Just knowing Sally Van Meter, Jerry Douglas, Darol Anger, Tim O'Brien, Dirk Powell, and Casey Driessen have all blessed this album should be enough to make the most skeptical true-blue traditionalist take notice. The words of Benny Galloway all could have been written a hundred years ago - and had they been we would all know them now. In the years to come these songs are destined to become classics. I can't wait to hear the next project by the Yonder Mountain String Band - but even more than that I look forward to hearing more from Burl. A shining diamond has just been brought into the sun thanks to the Yonder boys; and Burl has given them the opportunity to create an album that will stand the test of time."
Another Great Yonder CD
Colorado Pablo | 07/01/2003
(5 out of 5 stars)
"This is an incredible CD though I think it falls short of my expectations after Town by Town. Benny Galloway is an incredible songwriter and Yonder does an excellent job of performing his songs. The guests on the album are fitting as well, especially Sally Van Meter. Anyways, if you want to get a feel for this band go see them live, they put on one of the best bluegrass shows if youre a fan of the jamband circuit.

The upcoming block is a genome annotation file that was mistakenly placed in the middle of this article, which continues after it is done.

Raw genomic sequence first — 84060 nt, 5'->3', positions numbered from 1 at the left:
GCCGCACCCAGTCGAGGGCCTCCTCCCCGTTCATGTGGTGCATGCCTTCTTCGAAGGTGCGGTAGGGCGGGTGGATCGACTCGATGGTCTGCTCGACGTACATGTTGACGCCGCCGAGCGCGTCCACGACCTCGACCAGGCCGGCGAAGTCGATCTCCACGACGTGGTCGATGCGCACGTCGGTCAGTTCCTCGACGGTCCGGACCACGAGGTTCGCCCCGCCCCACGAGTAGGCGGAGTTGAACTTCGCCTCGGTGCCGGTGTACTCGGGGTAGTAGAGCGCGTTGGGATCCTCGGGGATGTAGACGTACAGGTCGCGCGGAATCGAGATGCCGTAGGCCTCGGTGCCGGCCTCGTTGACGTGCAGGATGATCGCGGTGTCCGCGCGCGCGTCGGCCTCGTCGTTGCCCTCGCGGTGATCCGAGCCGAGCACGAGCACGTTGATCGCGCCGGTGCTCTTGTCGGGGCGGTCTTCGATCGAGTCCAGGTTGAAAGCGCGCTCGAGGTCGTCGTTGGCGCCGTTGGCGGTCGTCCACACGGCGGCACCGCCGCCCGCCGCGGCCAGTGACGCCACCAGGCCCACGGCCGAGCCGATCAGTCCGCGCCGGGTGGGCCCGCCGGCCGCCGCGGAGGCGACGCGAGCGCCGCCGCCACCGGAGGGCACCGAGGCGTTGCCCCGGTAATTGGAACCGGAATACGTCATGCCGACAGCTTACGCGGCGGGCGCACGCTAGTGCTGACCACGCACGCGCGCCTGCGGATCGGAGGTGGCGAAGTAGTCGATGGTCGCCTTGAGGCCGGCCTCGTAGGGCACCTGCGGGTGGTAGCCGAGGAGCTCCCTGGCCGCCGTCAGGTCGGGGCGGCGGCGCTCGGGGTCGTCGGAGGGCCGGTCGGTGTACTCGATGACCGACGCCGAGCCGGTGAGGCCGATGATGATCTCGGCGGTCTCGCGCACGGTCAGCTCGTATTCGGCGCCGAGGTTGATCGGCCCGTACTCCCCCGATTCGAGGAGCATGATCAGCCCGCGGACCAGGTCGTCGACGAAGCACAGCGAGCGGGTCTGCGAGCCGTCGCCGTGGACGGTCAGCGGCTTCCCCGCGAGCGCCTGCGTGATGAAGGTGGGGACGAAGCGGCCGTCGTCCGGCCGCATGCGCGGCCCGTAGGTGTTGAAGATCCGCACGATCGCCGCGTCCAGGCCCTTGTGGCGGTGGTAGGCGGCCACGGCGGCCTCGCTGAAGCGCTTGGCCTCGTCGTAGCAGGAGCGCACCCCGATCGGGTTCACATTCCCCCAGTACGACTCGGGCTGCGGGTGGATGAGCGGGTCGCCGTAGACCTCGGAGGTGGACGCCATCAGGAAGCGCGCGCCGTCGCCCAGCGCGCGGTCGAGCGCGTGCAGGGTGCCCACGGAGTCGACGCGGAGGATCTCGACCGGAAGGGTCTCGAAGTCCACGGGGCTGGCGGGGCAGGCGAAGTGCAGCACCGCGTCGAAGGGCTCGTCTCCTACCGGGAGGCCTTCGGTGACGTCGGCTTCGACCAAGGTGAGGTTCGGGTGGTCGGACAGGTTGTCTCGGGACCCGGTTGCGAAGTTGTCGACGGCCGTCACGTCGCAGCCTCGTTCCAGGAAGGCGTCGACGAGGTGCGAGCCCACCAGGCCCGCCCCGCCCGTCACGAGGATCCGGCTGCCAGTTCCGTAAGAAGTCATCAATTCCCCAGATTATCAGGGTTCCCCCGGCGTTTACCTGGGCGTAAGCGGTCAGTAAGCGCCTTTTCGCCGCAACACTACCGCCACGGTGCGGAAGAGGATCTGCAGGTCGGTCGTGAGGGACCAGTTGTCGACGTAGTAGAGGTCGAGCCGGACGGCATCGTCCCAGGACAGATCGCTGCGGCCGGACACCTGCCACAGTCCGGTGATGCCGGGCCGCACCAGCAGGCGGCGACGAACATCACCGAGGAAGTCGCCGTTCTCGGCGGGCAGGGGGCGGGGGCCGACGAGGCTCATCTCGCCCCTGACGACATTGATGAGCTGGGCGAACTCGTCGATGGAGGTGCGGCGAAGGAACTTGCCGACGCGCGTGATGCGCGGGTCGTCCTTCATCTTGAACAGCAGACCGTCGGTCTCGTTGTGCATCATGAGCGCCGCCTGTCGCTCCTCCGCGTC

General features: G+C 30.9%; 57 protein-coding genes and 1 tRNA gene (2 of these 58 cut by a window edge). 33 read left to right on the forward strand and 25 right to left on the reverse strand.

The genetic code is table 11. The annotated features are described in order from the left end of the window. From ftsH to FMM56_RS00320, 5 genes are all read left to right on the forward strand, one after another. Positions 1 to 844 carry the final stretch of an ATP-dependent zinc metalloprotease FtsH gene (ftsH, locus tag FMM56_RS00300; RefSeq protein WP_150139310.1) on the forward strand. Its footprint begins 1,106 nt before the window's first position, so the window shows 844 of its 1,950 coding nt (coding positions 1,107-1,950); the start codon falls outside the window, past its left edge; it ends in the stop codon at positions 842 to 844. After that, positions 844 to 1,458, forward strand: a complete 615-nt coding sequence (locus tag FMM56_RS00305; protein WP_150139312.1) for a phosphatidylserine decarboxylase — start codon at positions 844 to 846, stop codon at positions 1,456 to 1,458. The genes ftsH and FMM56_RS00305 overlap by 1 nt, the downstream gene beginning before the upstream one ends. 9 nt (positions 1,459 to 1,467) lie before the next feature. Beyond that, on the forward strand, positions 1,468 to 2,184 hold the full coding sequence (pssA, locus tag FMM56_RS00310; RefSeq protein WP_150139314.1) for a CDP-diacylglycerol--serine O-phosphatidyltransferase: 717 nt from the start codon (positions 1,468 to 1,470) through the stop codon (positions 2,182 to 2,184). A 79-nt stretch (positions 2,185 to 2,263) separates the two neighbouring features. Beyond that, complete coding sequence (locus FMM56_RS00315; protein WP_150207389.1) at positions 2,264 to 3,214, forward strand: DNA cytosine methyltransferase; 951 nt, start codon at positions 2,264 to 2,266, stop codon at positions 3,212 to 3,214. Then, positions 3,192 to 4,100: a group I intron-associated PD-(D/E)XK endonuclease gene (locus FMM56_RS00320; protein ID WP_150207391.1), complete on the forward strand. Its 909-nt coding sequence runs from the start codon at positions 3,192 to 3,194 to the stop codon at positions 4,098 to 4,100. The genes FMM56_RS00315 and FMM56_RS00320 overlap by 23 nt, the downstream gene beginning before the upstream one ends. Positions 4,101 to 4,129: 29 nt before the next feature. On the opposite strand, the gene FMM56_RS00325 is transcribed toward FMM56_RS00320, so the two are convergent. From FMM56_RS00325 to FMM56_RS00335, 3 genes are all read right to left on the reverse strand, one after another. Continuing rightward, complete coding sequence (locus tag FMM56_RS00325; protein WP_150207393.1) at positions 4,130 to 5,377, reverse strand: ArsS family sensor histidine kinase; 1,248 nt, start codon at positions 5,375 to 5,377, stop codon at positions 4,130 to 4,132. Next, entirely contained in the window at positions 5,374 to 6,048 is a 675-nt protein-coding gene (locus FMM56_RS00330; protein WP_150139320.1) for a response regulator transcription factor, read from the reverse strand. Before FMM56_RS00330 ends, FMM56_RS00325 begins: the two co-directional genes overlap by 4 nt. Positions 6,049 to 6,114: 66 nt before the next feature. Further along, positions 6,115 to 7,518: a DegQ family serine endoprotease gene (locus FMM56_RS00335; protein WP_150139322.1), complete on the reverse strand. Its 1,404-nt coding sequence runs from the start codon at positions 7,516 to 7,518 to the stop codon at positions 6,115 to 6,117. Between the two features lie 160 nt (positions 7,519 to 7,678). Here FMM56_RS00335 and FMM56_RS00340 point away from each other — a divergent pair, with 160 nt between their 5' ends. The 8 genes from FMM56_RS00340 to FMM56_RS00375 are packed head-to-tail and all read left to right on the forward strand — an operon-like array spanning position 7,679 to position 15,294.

Craig Fisher | USA | 07/21/2005
(2 out of 5 stars)
"Old Hands is somewhat of an oddity in the young YMSB catalog that I just cannot get into. Understand, I love this band, have their other discs and see them every time they come through town, but them covering a dozen or so Benny Galloway tunes doesn't feel like (or at times sound like) a YMSB disc. The disc gets off to a good start with the Dixie-infused "Pride of Alabama" and "Hill Country Girl," but things take a turn south on "Big Lights" (which features Galloway) and the irritating "Deep Pockets." The remainder of the disc is pretty much hit-or-miss: if you like that classic YMSB sound you'll enjoy "Train Bound for Glory Land" and "Wind Thru the Willows," but the numerous Galloway-sung tunes may give you pause. Overall, the pairing of YMSB and Benny Galloway has a few bright spots, but rarely, if ever, finds its way into my CD player."